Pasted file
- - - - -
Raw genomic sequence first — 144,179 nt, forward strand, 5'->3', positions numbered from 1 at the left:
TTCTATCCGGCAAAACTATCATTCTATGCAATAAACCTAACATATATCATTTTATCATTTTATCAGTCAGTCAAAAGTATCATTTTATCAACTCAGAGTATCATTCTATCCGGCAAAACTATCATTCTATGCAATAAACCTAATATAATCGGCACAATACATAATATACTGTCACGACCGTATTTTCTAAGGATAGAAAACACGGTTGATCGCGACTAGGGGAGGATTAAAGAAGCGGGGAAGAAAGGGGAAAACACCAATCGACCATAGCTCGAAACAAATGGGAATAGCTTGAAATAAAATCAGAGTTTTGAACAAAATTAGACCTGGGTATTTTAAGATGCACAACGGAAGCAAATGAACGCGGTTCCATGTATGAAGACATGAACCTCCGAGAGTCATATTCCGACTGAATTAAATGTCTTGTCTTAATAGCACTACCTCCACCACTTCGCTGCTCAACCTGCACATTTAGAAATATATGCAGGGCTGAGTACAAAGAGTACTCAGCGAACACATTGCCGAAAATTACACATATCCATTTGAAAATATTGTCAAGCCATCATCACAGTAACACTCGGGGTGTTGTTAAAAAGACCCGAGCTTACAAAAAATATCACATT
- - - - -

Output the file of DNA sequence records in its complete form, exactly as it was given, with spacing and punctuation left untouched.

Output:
Raw genomic sequence first — 144,179 nt, forward strand, 5'->3', positions numbered from 1 at the left:
TTCTATCCGGCAAAACTATCATTCTATGCAATAAACCTAACATATATCATTTTATCATTTTATCAGTCAGTCAAAAGTATCATTTTATCAACTCAGAGTATCATTCTATCCGGCAAAACTATCATTCTATGCAATAAACCTAATATAATCGGCACAATACATAATATACTGTCACGACCGTATTTTCTAAGGATAGAAAACACGGTTGATCGCGACTAGGGGAGGATTAAAGAAGCGGGGAAGAAAGGGGAAAACACCAATCGACCATAGCTCGAAACAAATGGGAATAGCTTGAAATAAAATCAGAGTTTTGAACAAAATTAGACCTGGGTATTTTAAGATGCACAACGGAAGCAAATGAACGCGGTTCCATGTATGAAGACATGAACCTCCGAGAGTCATATTCCGACTGAATTAAATGTCTTGTCTTAATAGCACTACCTCCACCACTTCGCTGCTCAACCTGCACATTTAGAAATATATGCAGGGCTGAGTACAAAGAGTACTCAGCGAACACATTGCCGAAAATTACACATATCCATTTGAAAATATTGTCAAGCCATCATCACAGTAACACTCGGGGTGTTGTTAAAAAGACCCGAGCTTACAAAAAATATCACATT